36 (37). Dennis Myers & Family
Dennis Myers made his fortune by starting, building up and selling Swift Advances, a mortgage and consumer credit lender. The private equity group, Alchemy partners, bought the business for £100m back in 2004. With his family trusts, he owned all the shares. We value the Myers family at £83m, allowing for tax, past salaries and a property company with £2.5m of net assets.
38. Tim & David Sargeant and Family
Tim and David Sargeant run the highly-regarded property developer City & Country, which dates back to 1962. The Stansted-based group concentrates on sensitively turning hospitals and other historic buildings into high-quality homes. The family-owned operation saw its profits soar to £13.3m on £51.5m sales in 2014-15. With £37.5m net assets, it is an £80m operation.
38 (39). Frank Van Wezel
Frank Van Wezel founded his Hi-Tec sports footwear business in the appropriately named Shoeburyness. That was back in 1974 and the firm soon became well known for its squash and tennis shoes, later branching out into trainers as Britain’s running boom took off in the 1980s. Hi-Tec shoes have sold well in the US and today their wares are bought in 85 countries around the world. The UK company, now run by Franz’s son Ed, should easily be worth its £66.2m net assets. Van Wezel is a director of League One football club Southend United, which won promotion via the play-offs in May. In all the Dutchman should easily be worth £80m.
40. Barry Hearn & Family
Leisure, sports and media
Romford-based Barry Hearn is an East End boy from a council estate whose mother was a cleaner and dad a London bus driver. He trained as an accountant and became the youngest ever chartered accountant to become a member of the institute. Hearn later worked for a large firm where one of his biggest clients was Deryck Healy International, a textile design company. In 1973, he persuaded the firm that it needed a full-time finance director. Overnight he had doubled his salary.
One of his briefs at Healy was to look at possible acquisitions, so he took the company into snooker, buying the Lucania chain of snooker halls for £500,000 in 1974. It was such a good investment that he put his own money into it. When Healy sold it in 1982 for more than £3.5m, Hearn owned a third of it. He invested his cut and in June 1982 he left Healy and formed his own company called Matchroom. He soon had a Romford snooker hall, a fruit-machine and pool-table business in the East End, and some offices.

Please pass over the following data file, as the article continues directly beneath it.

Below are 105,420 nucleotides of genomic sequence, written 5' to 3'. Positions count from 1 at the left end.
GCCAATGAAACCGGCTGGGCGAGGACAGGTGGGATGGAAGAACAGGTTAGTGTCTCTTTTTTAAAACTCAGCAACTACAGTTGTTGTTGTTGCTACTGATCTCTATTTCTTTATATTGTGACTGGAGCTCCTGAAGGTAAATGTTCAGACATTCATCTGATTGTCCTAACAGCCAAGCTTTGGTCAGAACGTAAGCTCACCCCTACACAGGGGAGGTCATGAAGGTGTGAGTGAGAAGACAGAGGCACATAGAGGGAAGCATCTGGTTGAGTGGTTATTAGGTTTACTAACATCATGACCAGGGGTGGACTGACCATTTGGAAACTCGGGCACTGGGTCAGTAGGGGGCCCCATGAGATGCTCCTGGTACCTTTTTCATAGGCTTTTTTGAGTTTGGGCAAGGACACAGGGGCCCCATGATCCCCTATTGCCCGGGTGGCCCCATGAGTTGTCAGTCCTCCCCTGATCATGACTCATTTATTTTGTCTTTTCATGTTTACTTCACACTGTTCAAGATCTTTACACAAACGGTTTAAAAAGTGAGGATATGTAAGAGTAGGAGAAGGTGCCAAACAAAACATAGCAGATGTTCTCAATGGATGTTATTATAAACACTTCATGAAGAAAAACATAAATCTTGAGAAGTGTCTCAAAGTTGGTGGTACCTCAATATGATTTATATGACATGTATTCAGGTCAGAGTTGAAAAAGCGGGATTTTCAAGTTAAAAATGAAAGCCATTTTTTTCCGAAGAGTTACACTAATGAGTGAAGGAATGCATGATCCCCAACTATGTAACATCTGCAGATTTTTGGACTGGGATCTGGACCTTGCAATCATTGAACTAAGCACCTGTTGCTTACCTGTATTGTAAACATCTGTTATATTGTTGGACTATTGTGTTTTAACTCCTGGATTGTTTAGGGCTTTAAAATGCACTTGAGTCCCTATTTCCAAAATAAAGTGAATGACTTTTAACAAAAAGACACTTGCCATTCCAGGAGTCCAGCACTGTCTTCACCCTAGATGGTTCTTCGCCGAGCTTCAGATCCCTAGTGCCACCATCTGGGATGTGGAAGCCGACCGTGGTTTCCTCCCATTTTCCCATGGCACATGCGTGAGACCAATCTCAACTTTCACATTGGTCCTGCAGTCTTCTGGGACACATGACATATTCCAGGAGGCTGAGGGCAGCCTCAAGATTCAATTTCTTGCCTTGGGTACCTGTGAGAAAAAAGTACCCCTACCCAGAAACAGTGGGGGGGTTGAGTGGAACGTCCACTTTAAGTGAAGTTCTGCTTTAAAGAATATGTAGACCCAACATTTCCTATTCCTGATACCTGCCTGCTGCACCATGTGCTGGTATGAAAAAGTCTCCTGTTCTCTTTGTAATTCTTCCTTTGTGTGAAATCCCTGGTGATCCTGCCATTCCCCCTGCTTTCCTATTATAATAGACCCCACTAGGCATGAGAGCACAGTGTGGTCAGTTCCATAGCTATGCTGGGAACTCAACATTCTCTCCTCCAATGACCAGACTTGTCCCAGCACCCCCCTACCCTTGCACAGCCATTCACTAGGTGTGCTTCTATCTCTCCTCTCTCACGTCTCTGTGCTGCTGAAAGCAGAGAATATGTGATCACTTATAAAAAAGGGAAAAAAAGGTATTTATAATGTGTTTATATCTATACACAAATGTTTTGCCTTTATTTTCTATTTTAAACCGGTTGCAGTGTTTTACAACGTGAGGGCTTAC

That was when the best snooker player the world had yet produced, Steve Davis, simply walked in off the street. Since then Hearn has dominated snooker, overseeing its extraordinary leap as it became established as Britain’s favourite television sport. He managed the best players, organised many of the top tournaments and sold them to television. He took 20% of his players’ income, but re-invested heavily in the sport.
He also branched out into boxing, pool, bowling, golf, fishing, poker and darts, giving the latter a much-needed injection of razzmatazz. Matchroom, owned by Hearn and his family, saw its profits soar in 2014-15 to £9.2m on £34.3m sales. It is worth £70m. With his other assets, Hearn is easily worth £78m.
41. Iain Liddell
Ian Liddell worked for a leading shipping line and after gaining experience of the container trade, he hatched the idea of setting up his own freight service operation the day before his 21st birthday in June 1984. Today, over 30 years later, Uniserve is the largest freight service provider in the UK with more than 500 staff. The Tilbury-based operation is entirely owned by Liddell. In 2014-15 it made £4.9m profit on £164m sales. With £66.4m net assets it is worth £70m. We add £3.6m for past salaries, dividends and other assets to Liddell.
41 (42). Ray Stephens & Family
Ray Stephens is chairman of Swan Investments Group, a Stansted-based industrial holding company founded in 1983. It makes precision engineering components for the aviation industry and trades under the Inflite name. Stephens and his family own at least 97% of the shares. In 2014-15, Swan made a £1.3m profit on sales of £64.3m. It should be worth its near £68m net assets. With other smaller businesses, the Stephens family is worth £70m after-tax and spending.
41 (43). Gene Willson 26/10/1950
Stansted-based Titan Airways saw its profits climb nicely to £6m on £77.6m sales in 2015-16. The company is run and largely owned by Gene Willson, a qualified pilot. Titan charters planes to a range of clients. It also owns Satellite Travel Group. Willson runs and largely owns about half the company. This business’s revenue comes from transporting mail and freight, while Titan also operates a variety of charters. Recent passengers have included Premiership and national football teams, rock groups and even royalty. With nearly £35m net assets, Titan is worth £65m. Willson owns all but one special share. Dividends, including £4m in the past year, take him to £70m.